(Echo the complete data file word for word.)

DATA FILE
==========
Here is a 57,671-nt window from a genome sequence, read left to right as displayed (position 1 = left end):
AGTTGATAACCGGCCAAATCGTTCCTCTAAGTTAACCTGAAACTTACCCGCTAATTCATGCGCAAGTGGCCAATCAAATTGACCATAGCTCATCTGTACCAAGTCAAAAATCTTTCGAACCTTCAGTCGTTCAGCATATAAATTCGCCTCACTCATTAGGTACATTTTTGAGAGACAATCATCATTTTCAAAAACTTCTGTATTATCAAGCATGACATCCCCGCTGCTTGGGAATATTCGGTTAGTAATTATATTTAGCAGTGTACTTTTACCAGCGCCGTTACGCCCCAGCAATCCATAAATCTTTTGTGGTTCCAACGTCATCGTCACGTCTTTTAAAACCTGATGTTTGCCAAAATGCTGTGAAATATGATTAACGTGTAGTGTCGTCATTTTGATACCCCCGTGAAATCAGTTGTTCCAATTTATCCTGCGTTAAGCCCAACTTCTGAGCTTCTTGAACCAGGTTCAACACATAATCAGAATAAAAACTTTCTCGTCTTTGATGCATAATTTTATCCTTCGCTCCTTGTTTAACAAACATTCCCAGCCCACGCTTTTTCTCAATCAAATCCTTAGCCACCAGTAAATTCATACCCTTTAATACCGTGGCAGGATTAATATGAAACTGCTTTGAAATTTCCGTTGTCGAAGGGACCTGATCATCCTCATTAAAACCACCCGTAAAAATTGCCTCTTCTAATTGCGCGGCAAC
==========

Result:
Here is a 57,671-nt window from a genome sequence, read left to right as displayed (position 1 = left end):
AGTTGATAACCGGCCAAATCGTTCCTCTAAGTTAACCTGAAACTTACCCGCTAATTCATGCGCAAGTGGCCAATCAAATTGACCATAGCTCATCTGTACCAAGTCAAAAATCTTTCGAACCTTCAGTCGTTCAGCATATAAATTCGCCTCACTCATTAGGTACATTTTTGAGAGACAATCATCATTTTCAAAAACTTCTGTATTATCAAGCATGACATCCCCGCTGCTTGGGAATATTCGGTTAGTAATTATATTTAGCAGTGTACTTTTACCAGCGCCGTTACGCCCCAGCAATCCATAAATCTTTTGTGGTTCCAACGTCATCGTCACGTCTTTTAAAACCTGATGTTTGCCAAAATGCTGTGAAATATGATTAACGTGTAGTGTCGTCATTTTGATACCCCCGTGAAATCAGTTGTTCCAATTTATCCTGCGTTAAGCCCAACTTCTGAGCTTCTTGAACCAGGTTCAACACATAATCAGAATAAAAACTTTCTCGTCTTTGATGCATAATTTTATCCTTCGCTCCTTGTTTAACAAACATTCCCAGCCCACGCTTTTTCTCAATCAAATCCTTAGCCACCAGTAAATTCATACCCTTTAATACCGTGGCAGGATTAATATGAAACTGCTTTGAAATTTCCGTTGTCGAAGGGACCTGATCATCCTCATTAAAACCACCCGTAAAAATTGCCTCTTCTAATTGCGCGGCAAC